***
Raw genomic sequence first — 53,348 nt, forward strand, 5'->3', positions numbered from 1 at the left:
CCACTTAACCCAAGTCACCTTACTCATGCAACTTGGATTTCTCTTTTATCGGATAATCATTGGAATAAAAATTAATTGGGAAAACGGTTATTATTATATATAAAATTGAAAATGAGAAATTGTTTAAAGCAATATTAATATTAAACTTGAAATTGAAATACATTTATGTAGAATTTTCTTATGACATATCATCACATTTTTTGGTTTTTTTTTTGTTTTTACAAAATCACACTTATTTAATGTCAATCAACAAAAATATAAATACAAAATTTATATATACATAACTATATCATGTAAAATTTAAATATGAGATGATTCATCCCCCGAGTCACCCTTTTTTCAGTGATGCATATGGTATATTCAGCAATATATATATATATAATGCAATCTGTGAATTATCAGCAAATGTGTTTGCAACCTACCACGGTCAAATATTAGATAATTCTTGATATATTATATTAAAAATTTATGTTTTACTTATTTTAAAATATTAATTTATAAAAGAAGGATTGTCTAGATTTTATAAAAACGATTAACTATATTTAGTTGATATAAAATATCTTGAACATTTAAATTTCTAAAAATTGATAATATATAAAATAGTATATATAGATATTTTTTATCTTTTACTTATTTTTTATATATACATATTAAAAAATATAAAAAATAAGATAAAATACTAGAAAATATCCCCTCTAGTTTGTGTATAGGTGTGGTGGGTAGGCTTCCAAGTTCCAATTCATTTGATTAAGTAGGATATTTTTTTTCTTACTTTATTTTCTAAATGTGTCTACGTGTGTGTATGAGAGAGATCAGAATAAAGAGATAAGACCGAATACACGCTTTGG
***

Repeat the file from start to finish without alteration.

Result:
Raw genomic sequence first — 53,348 nt, forward strand, 5'->3', positions numbered from 1 at the left:
CCACTTAACCCAAGTCACCTTACTCATGCAACTTGGATTTCTCTTTTATCGGATAATCATTGGAATAAAAATTAATTGGGAAAACGGTTATTATTATATATAAAATTGAAAATGAGAAATTGTTTAAAGCAATATTAATATTAAACTTGAAATTGAAATACATTTATGTAGAATTTTCTTATGACATATCATCACATTTTTTGGTTTTTTTTTTGTTTTTACAAAATCACACTTATTTAATGTCAATCAACAAAAATATAAATACAAAATTTATATATACATAACTATATCATGTAAAATTTAAATATGAGATGATTCATCCCCCGAGTCACCCTTTTTTCAGTGATGCATATGGTATATTCAGCAATATATATATATATAATGCAATCTGTGAATTATCAGCAAATGTGTTTGCAACCTACCACGGTCAAATATTAGATAATTCTTGATATATTATATTAAAAATTTATGTTTTACTTATTTTAAAATATTAATTTATAAAAGAAGGATTGTCTAGATTTTATAAAAACGATTAACTATATTTAGTTGATATAAAATATCTTGAACATTTAAATTTCTAAAAATTGATAATATATAAAATAGTATATATAGATATTTTTTATCTTTTACTTATTTTTTATATATACATATTAAAAAATATAAAAAATAAGATAAAATACTAGAAAATATCCCCTCTAGTTTGTGTATAGGTGTGGTGGGTAGGCTTCCAAGTTCCAATTCATTTGATTAAGTAGGATATTTTTTTTCTTACTTTATTTTCTAAATGTGTCTACGTGTGTGTATGAGAGAGATCAGAATAAAGAGATAAGACCGAATACACGCTTTGG